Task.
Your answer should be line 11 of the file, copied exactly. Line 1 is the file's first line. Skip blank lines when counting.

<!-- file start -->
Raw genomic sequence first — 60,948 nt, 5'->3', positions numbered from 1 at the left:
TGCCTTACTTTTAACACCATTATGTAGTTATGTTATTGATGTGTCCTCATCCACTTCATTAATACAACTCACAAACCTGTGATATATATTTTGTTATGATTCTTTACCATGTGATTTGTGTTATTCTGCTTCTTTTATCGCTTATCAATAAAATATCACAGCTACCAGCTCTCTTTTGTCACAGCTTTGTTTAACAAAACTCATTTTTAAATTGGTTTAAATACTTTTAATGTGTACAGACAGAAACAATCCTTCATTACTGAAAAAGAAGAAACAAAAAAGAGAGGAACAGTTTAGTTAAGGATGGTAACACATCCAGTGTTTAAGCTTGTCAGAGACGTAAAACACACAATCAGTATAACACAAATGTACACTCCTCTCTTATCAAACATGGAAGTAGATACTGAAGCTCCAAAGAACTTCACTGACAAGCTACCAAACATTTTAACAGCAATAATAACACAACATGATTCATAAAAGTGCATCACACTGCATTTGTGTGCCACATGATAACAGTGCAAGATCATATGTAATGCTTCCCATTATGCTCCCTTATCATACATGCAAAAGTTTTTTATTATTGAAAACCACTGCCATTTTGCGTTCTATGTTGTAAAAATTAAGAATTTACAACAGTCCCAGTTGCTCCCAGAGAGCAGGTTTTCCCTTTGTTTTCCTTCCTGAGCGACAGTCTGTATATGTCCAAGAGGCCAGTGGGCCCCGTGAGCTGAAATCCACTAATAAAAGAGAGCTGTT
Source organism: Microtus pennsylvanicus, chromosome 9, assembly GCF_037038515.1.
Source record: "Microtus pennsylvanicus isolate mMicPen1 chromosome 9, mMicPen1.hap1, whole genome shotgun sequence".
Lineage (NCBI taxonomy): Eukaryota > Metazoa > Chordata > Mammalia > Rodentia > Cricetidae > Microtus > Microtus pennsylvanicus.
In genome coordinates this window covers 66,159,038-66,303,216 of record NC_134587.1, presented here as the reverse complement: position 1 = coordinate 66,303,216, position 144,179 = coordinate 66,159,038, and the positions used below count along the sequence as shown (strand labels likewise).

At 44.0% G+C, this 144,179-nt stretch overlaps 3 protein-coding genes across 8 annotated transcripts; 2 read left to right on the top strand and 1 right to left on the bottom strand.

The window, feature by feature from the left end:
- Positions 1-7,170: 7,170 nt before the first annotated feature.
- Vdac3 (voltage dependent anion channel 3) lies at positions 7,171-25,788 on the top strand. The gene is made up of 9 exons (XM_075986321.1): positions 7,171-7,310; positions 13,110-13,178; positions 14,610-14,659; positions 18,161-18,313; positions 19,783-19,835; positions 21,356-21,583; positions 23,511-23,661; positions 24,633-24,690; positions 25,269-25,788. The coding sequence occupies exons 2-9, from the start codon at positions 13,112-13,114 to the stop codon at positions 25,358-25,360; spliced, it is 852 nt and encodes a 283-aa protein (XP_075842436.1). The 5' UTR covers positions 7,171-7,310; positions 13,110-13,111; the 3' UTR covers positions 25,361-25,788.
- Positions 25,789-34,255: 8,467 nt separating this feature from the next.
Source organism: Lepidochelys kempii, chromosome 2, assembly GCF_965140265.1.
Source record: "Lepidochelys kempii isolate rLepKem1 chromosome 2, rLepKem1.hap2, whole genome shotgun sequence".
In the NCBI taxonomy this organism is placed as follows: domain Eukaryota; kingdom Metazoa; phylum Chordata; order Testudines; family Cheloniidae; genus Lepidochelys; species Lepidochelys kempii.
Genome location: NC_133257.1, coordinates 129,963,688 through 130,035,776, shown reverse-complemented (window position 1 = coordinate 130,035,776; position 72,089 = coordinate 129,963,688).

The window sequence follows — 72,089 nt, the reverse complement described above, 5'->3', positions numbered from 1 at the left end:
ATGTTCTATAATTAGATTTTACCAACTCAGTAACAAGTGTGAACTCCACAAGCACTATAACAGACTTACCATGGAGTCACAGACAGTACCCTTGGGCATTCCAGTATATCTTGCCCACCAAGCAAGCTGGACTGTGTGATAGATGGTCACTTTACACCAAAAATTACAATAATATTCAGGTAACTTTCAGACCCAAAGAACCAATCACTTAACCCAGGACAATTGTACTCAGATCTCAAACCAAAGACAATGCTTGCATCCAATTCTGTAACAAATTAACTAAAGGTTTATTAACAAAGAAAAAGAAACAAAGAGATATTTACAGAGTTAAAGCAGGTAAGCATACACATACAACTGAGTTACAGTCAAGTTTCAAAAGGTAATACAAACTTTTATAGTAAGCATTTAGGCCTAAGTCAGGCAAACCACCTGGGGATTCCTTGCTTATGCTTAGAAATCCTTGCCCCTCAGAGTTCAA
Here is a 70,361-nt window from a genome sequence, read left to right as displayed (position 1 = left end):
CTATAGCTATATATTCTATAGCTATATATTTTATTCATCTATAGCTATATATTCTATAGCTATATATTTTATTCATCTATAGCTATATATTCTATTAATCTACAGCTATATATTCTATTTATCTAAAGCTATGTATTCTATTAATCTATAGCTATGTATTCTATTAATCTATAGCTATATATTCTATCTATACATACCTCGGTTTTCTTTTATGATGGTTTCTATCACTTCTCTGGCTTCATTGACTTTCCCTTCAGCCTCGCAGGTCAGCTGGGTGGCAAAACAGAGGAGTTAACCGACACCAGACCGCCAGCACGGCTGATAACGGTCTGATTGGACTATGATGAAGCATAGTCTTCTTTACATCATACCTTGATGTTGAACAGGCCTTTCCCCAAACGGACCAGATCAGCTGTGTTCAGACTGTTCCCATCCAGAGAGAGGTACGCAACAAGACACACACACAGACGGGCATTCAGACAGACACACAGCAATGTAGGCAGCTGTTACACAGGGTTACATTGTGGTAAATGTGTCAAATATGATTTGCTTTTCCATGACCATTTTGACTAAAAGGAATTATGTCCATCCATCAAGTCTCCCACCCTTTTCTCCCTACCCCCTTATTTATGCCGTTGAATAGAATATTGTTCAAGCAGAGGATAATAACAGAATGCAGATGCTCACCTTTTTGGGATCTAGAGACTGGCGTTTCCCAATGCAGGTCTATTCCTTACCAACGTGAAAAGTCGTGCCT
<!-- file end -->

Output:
- Positions 25,789-34,255: 8,467 nt separating this feature from the next.